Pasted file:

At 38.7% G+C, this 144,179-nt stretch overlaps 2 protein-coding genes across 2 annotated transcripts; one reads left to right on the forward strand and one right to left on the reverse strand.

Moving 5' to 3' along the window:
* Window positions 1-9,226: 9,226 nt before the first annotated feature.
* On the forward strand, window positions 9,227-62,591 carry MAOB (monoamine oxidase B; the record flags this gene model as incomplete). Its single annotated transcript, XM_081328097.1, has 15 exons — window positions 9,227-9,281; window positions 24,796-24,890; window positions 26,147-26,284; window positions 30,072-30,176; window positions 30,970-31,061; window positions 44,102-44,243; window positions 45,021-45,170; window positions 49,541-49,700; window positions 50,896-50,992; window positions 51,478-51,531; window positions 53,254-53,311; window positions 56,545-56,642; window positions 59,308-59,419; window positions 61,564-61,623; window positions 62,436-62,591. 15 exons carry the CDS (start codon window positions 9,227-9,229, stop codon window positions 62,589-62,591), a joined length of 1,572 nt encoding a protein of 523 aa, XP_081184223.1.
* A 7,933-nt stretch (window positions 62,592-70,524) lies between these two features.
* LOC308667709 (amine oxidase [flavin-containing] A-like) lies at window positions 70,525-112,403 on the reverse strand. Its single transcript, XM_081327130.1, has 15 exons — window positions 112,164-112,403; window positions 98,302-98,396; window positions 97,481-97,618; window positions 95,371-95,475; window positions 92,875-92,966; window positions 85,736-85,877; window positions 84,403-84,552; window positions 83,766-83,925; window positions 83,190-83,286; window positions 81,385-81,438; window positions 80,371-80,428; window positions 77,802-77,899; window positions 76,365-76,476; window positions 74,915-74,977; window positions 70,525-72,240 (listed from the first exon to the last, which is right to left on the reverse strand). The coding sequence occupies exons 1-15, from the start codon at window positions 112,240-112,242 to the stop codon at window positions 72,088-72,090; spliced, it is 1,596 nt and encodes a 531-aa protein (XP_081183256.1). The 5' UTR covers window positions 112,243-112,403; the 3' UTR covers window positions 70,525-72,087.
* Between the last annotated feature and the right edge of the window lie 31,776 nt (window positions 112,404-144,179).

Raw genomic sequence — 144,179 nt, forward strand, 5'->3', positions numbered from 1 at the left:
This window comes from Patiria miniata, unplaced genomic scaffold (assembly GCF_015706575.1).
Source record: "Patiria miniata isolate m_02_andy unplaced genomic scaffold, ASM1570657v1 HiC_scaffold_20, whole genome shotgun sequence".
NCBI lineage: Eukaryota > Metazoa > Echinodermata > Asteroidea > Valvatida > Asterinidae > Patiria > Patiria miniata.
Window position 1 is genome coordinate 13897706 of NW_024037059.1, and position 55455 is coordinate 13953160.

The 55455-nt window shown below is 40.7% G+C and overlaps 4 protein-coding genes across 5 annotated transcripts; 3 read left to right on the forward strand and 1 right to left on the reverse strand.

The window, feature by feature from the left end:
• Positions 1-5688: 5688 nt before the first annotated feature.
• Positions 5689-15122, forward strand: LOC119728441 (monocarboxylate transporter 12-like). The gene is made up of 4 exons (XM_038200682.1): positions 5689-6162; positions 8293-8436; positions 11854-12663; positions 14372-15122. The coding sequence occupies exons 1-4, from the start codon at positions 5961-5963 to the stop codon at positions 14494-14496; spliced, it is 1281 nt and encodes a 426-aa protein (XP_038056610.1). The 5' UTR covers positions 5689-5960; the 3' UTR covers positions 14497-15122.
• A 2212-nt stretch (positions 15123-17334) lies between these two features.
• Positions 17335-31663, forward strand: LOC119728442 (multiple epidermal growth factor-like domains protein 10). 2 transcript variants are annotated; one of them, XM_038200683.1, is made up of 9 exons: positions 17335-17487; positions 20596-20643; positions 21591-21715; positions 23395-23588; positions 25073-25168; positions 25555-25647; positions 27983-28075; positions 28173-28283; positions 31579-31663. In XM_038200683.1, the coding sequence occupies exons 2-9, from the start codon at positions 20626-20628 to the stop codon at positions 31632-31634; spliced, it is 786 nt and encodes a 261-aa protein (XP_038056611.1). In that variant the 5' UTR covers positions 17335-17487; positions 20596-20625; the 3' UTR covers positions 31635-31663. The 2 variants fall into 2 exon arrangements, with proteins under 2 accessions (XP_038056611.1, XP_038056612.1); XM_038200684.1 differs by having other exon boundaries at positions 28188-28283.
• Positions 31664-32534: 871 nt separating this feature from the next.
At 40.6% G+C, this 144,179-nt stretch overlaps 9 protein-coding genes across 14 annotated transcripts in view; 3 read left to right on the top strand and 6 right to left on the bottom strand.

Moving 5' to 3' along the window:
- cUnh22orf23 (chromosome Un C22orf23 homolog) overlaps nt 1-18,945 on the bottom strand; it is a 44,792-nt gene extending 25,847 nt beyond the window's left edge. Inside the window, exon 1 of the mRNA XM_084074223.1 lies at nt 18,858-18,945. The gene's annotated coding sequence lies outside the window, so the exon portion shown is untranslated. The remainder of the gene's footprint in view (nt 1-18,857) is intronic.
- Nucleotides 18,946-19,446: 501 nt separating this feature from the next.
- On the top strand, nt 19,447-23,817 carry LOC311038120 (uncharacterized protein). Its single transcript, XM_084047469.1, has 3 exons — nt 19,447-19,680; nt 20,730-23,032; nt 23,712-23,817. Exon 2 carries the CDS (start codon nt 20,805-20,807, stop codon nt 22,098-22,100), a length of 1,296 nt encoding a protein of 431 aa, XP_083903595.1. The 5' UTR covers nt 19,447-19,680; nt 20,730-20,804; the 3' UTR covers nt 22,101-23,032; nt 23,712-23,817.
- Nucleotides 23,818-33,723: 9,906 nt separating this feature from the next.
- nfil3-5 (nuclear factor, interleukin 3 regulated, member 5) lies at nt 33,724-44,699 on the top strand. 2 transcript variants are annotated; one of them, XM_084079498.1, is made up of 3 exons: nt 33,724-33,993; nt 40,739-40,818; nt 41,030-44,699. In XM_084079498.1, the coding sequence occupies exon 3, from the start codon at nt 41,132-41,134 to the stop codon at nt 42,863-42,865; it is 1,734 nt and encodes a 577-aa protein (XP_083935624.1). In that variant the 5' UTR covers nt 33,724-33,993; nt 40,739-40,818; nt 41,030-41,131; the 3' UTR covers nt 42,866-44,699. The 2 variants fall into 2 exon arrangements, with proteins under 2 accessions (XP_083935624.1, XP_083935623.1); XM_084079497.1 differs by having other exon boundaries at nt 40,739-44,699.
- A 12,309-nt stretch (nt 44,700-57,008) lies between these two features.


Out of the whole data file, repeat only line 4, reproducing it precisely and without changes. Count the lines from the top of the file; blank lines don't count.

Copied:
* On the forward strand, window positions 9,227-62,591 carry MAOB (monoamine oxidase B; the record flags this gene model as incomplete). Its single annotated transcript, XM_081328097.1, has 15 exons — window positions 9,227-9,281; window positions 24,796-24,890; window positions 26,147-26,284; window positions 30,072-30,176; window positions 30,970-31,061; window positions 44,102-44,243; window positions 45,021-45,170; window positions 49,541-49,700; window positions 50,896-50,992; window positions 51,478-51,531; window positions 53,254-53,311; window positions 56,545-56,642; window positions 59,308-59,419; window positions 61,564-61,623; window positions 62,436-62,591. 15 exons carry the CDS (start codon window positions 9,227-9,229, stop codon window positions 62,589-62,591), a joined length of 1,572 nt encoding a protein of 523 aa, XP_081184223.1.